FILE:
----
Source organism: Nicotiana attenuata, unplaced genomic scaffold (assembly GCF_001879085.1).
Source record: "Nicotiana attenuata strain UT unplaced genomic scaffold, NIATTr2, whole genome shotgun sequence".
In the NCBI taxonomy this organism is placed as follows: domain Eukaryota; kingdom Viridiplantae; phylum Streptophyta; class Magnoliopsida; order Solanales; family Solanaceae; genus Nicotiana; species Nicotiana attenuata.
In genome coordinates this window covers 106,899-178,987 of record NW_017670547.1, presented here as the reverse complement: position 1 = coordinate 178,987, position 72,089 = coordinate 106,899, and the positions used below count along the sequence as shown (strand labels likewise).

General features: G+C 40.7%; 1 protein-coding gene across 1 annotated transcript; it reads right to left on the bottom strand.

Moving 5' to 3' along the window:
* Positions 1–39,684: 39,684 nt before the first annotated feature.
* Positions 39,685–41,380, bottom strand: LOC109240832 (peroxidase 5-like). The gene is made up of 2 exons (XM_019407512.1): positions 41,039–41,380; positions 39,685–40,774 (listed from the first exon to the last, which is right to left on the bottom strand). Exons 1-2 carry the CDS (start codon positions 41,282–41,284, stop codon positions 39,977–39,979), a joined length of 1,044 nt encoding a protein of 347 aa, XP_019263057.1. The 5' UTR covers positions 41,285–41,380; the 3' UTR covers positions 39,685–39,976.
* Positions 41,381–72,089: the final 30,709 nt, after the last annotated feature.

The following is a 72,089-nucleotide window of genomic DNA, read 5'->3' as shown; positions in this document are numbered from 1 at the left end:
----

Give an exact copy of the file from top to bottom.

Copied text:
Source organism: Nicotiana attenuata, unplaced genomic scaffold (assembly GCF_001879085.1).
Source record: "Nicotiana attenuata strain UT unplaced genomic scaffold, NIATTr2, whole genome shotgun sequence".
In the NCBI taxonomy this organism is placed as follows: domain Eukaryota; kingdom Viridiplantae; phylum Streptophyta; class Magnoliopsida; order Solanales; family Solanaceae; genus Nicotiana; species Nicotiana attenuata.
In genome coordinates this window covers 106,899-178,987 of record NW_017670547.1, presented here as the reverse complement: position 1 = coordinate 178,987, position 72,089 = coordinate 106,899, and the positions used below count along the sequence as shown (strand labels likewise).

General features: G+C 40.7%; 1 protein-coding gene across 1 annotated transcript; it reads right to left on the bottom strand.

Moving 5' to 3' along the window:
* Positions 1–39,684: 39,684 nt before the first annotated feature.
* Positions 39,685–41,380, bottom strand: LOC109240832 (peroxidase 5-like). The gene is made up of 2 exons (XM_019407512.1): positions 41,039–41,380; positions 39,685–40,774 (listed from the first exon to the last, which is right to left on the bottom strand). Exons 1-2 carry the CDS (start codon positions 41,282–41,284, stop codon positions 39,977–39,979), a joined length of 1,044 nt encoding a protein of 347 aa, XP_019263057.1. The 5' UTR covers positions 41,285–41,380; the 3' UTR covers positions 39,685–39,976.
* Positions 41,381–72,089: the final 30,709 nt, after the last annotated feature.

The following is a 72,089-nucleotide window of genomic DNA, read 5'->3' as shown; positions in this document are numbered from 1 at the left end: